Today on Blogcritics
Home » Economy not worst since Hoover.

Economy not worst since Hoover.

Please Share...Tweet about this on Twitter0Share on Facebook0Share on Google+0Share on LinkedIn0Pin on Pinterest0Share on TumblrShare on StumbleUpon0Share on Reddit0Email this to someone

The Democrats lack true ideas.

The Dems are in trouble. I think they know it. The strongest point of their upcoming campaigns against George Bush was going to be the relative weakness of the economy. They know they can’t beat him on foreign affairs. They have no alternative to what President Bush had done. They know that if they were president they would probably have done the same thing. So they talk to partisan crowds about tax cuts for the “rich” and how George Bush is presiding over the “worst economy since Herbert Hoover”.

The problem is, is that the economy is showing signs of a strong recovery. Jobless claims are down, inflation is down, and corporate profits are up up up. IBM reported last week that they will hire 50,000 new people in the first 2 quarters of next year. The stock market is also showing robust growth.

My all measures the economy is doing well, and we have President Bush to thank for that. His first round of tax cuts kept the recession from deepening, and his second round of tax cuts encouraged spending by individuals as well as infrastructure investments by business, all of which lead to economic growth.

The only thing lagging right now is job growth. While it is good that unemployment numbers are down, there are still many Americans out of work. But anyone who knows anything about history or economics will tell you that jobs are the last thing to come back after a recession. With encouraging numbers from Wall Street, those are soon to come.

The Democrats know they can’t beat Bush on foreign affairs, and with the feeble life raft of a weak economy they were riding in slowly sinking, the 10 or so Democrats running for president are running out of things to attack this president on. As all their predictions of doom and gloom don’t appear, they are looking like Chicken Little or the Boy who Cried Wolf.

Liars, and dirty liars at that. About to hand George Bush four more years.

Powered by

About Tom Bux

  • http://www.tude.com/ Hal Pawluk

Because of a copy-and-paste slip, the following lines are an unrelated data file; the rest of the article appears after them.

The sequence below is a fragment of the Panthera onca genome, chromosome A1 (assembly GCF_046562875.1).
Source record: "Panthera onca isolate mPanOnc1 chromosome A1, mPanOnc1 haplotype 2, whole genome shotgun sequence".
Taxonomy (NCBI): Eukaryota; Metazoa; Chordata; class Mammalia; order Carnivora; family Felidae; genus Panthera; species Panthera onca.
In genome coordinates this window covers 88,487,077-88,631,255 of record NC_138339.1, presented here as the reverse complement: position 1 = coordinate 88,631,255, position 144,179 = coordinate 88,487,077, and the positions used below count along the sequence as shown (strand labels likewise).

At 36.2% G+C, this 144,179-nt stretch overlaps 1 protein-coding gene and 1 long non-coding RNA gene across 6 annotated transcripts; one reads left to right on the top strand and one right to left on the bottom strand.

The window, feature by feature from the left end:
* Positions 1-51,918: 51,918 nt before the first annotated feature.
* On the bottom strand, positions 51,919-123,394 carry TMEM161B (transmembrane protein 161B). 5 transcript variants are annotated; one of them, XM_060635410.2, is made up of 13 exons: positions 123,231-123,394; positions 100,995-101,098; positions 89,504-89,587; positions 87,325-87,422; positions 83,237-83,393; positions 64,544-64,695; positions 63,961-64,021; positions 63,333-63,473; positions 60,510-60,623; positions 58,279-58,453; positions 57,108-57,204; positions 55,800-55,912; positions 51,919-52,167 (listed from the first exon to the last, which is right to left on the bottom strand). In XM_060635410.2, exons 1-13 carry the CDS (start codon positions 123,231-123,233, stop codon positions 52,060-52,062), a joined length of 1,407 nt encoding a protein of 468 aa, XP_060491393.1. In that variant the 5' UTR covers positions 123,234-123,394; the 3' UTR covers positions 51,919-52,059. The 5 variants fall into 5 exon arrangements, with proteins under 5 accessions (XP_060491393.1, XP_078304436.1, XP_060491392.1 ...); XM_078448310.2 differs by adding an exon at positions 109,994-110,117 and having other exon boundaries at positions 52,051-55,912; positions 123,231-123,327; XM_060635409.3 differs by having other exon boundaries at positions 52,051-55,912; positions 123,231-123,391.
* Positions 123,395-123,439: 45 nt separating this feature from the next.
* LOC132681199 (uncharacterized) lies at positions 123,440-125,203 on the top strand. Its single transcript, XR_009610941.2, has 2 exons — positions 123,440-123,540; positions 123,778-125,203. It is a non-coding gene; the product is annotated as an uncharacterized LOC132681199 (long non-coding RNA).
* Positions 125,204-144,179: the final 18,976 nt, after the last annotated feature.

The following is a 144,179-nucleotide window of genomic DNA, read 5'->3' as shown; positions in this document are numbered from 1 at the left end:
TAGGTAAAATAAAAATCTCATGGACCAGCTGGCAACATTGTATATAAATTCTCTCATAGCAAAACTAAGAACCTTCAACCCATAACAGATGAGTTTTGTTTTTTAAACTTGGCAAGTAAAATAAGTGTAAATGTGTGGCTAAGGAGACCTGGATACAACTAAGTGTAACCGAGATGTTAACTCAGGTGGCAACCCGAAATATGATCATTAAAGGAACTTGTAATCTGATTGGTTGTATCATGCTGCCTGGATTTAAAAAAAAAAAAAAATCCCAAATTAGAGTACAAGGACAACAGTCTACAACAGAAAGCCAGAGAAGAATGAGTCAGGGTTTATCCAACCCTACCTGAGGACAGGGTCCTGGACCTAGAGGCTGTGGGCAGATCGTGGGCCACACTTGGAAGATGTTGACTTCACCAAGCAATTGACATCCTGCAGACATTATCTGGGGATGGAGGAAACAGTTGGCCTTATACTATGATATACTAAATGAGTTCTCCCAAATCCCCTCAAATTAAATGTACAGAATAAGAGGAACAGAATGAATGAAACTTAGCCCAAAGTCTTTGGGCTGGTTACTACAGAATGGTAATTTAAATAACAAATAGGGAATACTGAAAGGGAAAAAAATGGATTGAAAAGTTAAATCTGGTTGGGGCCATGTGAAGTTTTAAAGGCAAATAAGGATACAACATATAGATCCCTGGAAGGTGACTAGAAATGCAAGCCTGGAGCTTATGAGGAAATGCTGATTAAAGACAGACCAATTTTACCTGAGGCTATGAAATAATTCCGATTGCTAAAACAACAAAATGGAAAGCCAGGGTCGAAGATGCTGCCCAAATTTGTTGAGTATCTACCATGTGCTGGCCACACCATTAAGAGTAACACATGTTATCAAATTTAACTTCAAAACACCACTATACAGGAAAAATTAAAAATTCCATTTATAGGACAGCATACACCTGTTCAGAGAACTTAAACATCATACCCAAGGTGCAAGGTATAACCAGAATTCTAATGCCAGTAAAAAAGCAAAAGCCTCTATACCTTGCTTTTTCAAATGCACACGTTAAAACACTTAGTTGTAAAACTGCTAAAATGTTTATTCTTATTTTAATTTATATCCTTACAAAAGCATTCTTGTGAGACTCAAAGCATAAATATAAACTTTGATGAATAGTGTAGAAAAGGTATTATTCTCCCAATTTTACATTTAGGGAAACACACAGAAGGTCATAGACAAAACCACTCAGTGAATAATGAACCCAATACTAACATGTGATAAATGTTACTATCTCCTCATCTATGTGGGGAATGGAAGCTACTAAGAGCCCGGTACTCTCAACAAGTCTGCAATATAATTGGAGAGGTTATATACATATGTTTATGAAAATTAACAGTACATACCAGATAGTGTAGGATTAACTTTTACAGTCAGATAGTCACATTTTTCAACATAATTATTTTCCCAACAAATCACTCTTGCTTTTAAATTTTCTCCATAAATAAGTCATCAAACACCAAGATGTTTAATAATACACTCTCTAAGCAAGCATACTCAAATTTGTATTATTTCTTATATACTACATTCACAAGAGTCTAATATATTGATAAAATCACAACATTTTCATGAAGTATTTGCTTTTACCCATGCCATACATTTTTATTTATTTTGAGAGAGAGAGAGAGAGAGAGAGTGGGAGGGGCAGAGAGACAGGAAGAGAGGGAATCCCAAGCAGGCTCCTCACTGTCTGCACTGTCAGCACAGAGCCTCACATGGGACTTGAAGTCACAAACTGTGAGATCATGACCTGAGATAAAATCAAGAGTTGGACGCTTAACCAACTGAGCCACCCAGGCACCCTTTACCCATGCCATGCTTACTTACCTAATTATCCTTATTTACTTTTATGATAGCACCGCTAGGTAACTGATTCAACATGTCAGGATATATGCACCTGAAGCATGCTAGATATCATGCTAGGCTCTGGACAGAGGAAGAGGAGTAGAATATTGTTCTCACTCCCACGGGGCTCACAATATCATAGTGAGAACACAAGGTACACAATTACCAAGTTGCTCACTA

> how George Bush is presiding over the “worst economy since Herbert Hoover”

    I’ve never heard that claim but have heard that the jobs lost during the Bush administration represent the “worst job loss since Herbert Hoover.” That claim is true, with 3,200,000 jobs lost, most in manufacturing and many lost by transfer to lower-wage countries so they won’t be back.

    > The problem is, is that the economy is showing signs of a strong recovery.

    Today’s figures show that the Index of Leading Economic Indicators is down, and forecasters are saying that there will be a slowing in the economy from the third quarter.

    > While it is good that unemployment numbers are down, there are still many Americans out of work.

    There are still about 9 million unemployed, and the job increase was 0.057 million. At that rate, it will take 56 years to overcome the 3.2 million jobs lost. Some people also got excited about the fact that new claims filed in the prior week dropped to 395,000 because 400,000 is a sort of “magic number” to some economists. That’s only one week out of about 140 weeks since the job losses started, so I’m still holding my breath.

    > IBM reported last week that they will hire 50,000 new
    > people in the first 2 quarters of next year.

    Numerous others are still announcing job cuts or transfers to lower-wage countries.

    > The stock market is also showing robust growth.

    That’s largely due to the tax cut you mention. My Representative told me that he supported the huge tax cut because it went to “the investor class” (his words).

    43% of the money went to the richest 1% in the country, that “investor class”.

    Another 34% of taxpayers (representing about 90,000,000 men, women and children) got $0, nada, zip, bupkis.

    A tax cut for investors would be a great idea if those investors actually invested in the economic infrastructure, such as plant expansion, new production equipment, etc.

    Unfortunately, that’s not what’s happening.

    The so-called “investor class” is investing in the stock market. The result is that stock prices are going up because of all the “found money” but companies like Levi are shutting their last factory in the US. Many people don’t seem understand that “the map is not the territory” – the stock market is not the economic infrastructure.

    I’m not a Democrat, in fact have no party affiliation whatsoever, but did want to put some additional facts on the table. I do have a bit more on the job situation in this country and on “productivity”, another measure of economic well-being, on my site.

  • CRmain

    We are at roughly 6% unemployment right now. In the “golden years” of the tech boom in the late 90s we were at 5%, which most economists consider full employment. How anyone can suggest with a straight face that 1% off of full employment anywhere approaches the 30+% unemployment of the great depression is beyond me.